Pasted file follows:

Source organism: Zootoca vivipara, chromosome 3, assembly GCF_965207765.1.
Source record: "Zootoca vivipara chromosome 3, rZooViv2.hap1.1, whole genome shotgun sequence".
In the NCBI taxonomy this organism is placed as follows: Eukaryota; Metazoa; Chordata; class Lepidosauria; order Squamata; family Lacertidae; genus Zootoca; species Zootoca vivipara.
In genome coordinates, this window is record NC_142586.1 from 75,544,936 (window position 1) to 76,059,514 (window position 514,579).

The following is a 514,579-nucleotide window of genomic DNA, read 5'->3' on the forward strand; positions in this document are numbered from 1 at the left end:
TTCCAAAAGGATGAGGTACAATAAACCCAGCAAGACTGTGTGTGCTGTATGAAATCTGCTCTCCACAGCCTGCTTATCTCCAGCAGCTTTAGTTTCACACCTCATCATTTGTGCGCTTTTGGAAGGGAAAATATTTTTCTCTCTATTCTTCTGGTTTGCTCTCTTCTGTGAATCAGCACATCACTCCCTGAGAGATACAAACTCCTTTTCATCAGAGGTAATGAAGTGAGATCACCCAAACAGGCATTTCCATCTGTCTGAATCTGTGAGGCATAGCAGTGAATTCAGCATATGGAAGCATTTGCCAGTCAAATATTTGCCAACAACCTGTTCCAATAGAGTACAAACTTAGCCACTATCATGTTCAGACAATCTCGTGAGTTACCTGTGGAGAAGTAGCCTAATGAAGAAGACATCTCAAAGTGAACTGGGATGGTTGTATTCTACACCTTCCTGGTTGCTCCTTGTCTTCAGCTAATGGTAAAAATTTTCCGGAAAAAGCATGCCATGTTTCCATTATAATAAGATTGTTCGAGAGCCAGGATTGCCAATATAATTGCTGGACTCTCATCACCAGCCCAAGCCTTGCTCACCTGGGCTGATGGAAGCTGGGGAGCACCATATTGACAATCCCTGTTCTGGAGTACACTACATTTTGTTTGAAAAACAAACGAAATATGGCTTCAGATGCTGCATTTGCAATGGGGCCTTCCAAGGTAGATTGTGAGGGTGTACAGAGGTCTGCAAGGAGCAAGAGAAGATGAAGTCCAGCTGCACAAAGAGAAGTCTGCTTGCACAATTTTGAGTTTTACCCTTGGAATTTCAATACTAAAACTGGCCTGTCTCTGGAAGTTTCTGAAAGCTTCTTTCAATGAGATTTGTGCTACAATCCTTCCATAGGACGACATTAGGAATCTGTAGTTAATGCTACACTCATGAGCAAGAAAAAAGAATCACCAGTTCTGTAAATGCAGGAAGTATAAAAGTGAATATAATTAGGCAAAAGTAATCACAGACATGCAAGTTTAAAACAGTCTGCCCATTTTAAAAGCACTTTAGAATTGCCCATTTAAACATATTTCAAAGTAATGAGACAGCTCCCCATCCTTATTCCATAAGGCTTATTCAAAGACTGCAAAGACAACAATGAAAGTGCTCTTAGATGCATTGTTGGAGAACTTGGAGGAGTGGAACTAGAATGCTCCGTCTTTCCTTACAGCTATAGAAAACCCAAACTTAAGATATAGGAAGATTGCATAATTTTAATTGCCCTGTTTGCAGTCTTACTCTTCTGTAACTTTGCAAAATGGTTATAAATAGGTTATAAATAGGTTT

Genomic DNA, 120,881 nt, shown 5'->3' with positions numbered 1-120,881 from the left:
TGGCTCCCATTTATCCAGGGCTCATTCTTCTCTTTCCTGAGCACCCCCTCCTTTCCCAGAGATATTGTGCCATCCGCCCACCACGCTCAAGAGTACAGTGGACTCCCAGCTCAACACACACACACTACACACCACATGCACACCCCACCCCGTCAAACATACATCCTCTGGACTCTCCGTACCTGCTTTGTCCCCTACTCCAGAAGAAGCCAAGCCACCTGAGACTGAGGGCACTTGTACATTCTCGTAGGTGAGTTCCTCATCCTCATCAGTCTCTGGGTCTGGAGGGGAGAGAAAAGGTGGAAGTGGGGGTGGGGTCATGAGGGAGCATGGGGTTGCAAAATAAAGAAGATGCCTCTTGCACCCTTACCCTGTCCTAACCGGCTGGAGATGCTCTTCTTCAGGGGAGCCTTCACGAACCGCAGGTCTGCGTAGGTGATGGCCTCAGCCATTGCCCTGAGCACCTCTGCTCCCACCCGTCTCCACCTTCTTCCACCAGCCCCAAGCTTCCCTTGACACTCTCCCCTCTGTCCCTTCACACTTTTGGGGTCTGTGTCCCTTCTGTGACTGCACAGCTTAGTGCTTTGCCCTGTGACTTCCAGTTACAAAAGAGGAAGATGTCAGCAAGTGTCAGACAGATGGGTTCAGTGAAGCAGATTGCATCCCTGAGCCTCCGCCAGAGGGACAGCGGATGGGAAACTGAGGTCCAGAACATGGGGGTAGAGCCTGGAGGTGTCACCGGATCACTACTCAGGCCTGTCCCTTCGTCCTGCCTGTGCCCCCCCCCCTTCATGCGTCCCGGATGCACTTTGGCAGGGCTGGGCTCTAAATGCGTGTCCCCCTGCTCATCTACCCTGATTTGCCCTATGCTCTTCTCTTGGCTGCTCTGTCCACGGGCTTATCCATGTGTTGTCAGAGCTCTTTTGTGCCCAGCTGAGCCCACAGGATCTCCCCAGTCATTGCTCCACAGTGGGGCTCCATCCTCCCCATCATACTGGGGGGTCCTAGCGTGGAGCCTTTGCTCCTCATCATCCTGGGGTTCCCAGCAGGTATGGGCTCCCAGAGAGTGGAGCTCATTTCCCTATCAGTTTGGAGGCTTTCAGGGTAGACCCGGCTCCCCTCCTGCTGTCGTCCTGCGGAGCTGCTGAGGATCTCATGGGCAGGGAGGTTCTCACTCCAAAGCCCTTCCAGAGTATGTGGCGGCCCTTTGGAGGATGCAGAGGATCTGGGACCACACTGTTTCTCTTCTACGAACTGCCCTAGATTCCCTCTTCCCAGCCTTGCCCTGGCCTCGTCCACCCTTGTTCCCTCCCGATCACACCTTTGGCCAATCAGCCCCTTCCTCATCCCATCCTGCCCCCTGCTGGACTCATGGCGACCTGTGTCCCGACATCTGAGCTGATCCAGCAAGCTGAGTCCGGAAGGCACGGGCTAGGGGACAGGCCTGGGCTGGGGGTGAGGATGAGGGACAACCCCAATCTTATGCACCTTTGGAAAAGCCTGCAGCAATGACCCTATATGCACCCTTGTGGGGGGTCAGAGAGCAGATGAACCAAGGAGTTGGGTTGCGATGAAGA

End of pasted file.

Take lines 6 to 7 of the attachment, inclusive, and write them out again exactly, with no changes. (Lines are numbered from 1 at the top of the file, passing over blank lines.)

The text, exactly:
TTCCAAAAGGATGAGGTACAATAAACCCAGCAAGACTGTGTGTGCTGTATGAAATCTGCTCTCCACAGCCTGCTTATCTCCAGCAGCTTTAGTTTCACACCTCATCATTTGTGCGCTTTTGGAAGGGAAAATATTTTTCTCTCTATTCTTCTGGTTTGCTCTCTTCTGTGAATCAGCACATCACTCCCTGAGAGATACAAACTCCTTTTCATCAGAGGTAATGAAGTGAGATCACCCAAACAGGCATTTCCATCTGTCTGAATCTGTGAGGCATAGCAGTGAATTCAGCATATGGAAGCATTTGCCAGTCAAATATTTGCCAACAACCTGTTCCAATAGAGTACAAACTTAGCCACTATCATGTTCAGACAATCTCGTGAGTTACCTGTGGAGAAGTAGCCTAATGAAGAAGACATCTCAAAGTGAACTGGGATGGTTGTATTCTACACCTTCCTGGTTGCTCCTTGTCTTCAGCTAATGGTAAAAATTTTCCGGAAAAAGCATGCCATGTTTCCATTATAATAAGATTGTTCGAGAGCCAGGATTGCCAATATAATTGCTGGACTCTCATCACCAGCCCAAGCCTTGCTCACCTGGGCTGATGGAAGCTGGGGAGCACCATATTGACAATCCCTGTTCTGGAGTACACTACATTTTGTTTGAAAAACAAACGAAATATGGCTTCAGATGCTGCATTTGCAATGGGGCCTTCCAAGGTAGATTGTGAGGGTGTACAGAGGTCTGCAAGGAGCAAGAGAAGATGAAGTCCAGCTGCACAAAGAGAAGTCTGCTTGCACAATTTTGAGTTTTACCCTTGGAATTTCAATACTAAAACTGGCCTGTCTCTGGAAGTTTCTGAAAGCTTCTTTCAATGAGATTTGTGCTACAATCCTTCCATAGGACGACATTAGGAATCTGTAGTTAATGCTACACTCATGAGCAAGAAAAAAGAATCACCAGTTCTGTAAATGCAGGAAGTATAAAAGTGAATATAATTAGGCAAAAGTAATCACAGACATGCAAGTTTAAAACAGTCTGCCCATTTTAAAAGCACTTTAGAATTGCCCATTTAAACATATTTCAAAGTAATGAGACAGCTCCCCATCCTTATTCCATAAGGCTTATTCAAAGACTGCAAAGACAACAATGAAAGTGCTCTTAGATGCATTGTTGGAGAACTTGGAGGAGTGGAACTAGAATGCTCCGTCTTTCCTTACAGCTATAGAAAACCCAAACTTAAGATATAGGAAGATTGCATAATTTTAATTGCCCTGTTTGCAGTCTTACTCTTCTGTAACTTTGCAAAATGGTTATAAATAGGTTATAAATAGGTTT

Genomic DNA, 120,881 nt, shown 5'->3' with positions numbered 1-120,881 from the left: